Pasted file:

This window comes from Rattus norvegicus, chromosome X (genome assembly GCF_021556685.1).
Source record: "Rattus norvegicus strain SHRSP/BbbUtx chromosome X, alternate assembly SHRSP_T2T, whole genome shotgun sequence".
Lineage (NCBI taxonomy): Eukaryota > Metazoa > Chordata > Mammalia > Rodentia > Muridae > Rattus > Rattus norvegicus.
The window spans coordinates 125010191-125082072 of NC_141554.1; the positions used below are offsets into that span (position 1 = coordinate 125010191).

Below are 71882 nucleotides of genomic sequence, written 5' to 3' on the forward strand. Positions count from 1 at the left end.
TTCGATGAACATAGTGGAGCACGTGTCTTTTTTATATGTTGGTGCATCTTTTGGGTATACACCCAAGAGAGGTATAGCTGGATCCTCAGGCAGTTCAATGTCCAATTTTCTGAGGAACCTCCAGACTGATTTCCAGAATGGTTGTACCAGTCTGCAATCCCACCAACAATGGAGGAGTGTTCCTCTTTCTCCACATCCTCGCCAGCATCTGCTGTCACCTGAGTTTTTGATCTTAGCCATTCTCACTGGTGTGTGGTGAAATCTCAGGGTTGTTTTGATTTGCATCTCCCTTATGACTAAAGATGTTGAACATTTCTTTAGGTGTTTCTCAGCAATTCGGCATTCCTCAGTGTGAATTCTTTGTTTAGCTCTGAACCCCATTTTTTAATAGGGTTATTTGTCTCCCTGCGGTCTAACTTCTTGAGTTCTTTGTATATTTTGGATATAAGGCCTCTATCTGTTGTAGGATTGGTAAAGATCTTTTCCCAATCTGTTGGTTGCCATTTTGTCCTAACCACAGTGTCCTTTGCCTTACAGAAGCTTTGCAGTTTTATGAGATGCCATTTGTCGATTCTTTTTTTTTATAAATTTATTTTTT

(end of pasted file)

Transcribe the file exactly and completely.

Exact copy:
This window comes from Rattus norvegicus, chromosome X (genome assembly GCF_021556685.1).
Source record: "Rattus norvegicus strain SHRSP/BbbUtx chromosome X, alternate assembly SHRSP_T2T, whole genome shotgun sequence".
Lineage (NCBI taxonomy): Eukaryota > Metazoa > Chordata > Mammalia > Rodentia > Muridae > Rattus > Rattus norvegicus.
The window spans coordinates 125010191-125082072 of NC_141554.1; the positions used below are offsets into that span (position 1 = coordinate 125010191).

Below are 71882 nucleotides of genomic sequence, written 5' to 3' on the forward strand. Positions count from 1 at the left end.
TTCGATGAACATAGTGGAGCACGTGTCTTTTTTATATGTTGGTGCATCTTTTGGGTATACACCCAAGAGAGGTATAGCTGGATCCTCAGGCAGTTCAATGTCCAATTTTCTGAGGAACCTCCAGACTGATTTCCAGAATGGTTGTACCAGTCTGCAATCCCACCAACAATGGAGGAGTGTTCCTCTTTCTCCACATCCTCGCCAGCATCTGCTGTCACCTGAGTTTTTGATCTTAGCCATTCTCACTGGTGTGTGGTGAAATCTCAGGGTTGTTTTGATTTGCATCTCCCTTATGACTAAAGATGTTGAACATTTCTTTAGGTGTTTCTCAGCAATTCGGCATTCCTCAGTGTGAATTCTTTGTTTAGCTCTGAACCCCATTTTTTAATAGGGTTATTTGTCTCCCTGCGGTCTAACTTCTTGAGTTCTTTGTATATTTTGGATATAAGGCCTCTATCTGTTGTAGGATTGGTAAAGATCTTTTCCCAATCTGTTGGTTGCCATTTTGTCCTAACCACAGTGTCCTTTGCCTTACAGAAGCTTTGCAGTTTTATGAGATGCCATTTGTCGATTCTTTTTTTTTATAAATTTATTTTTT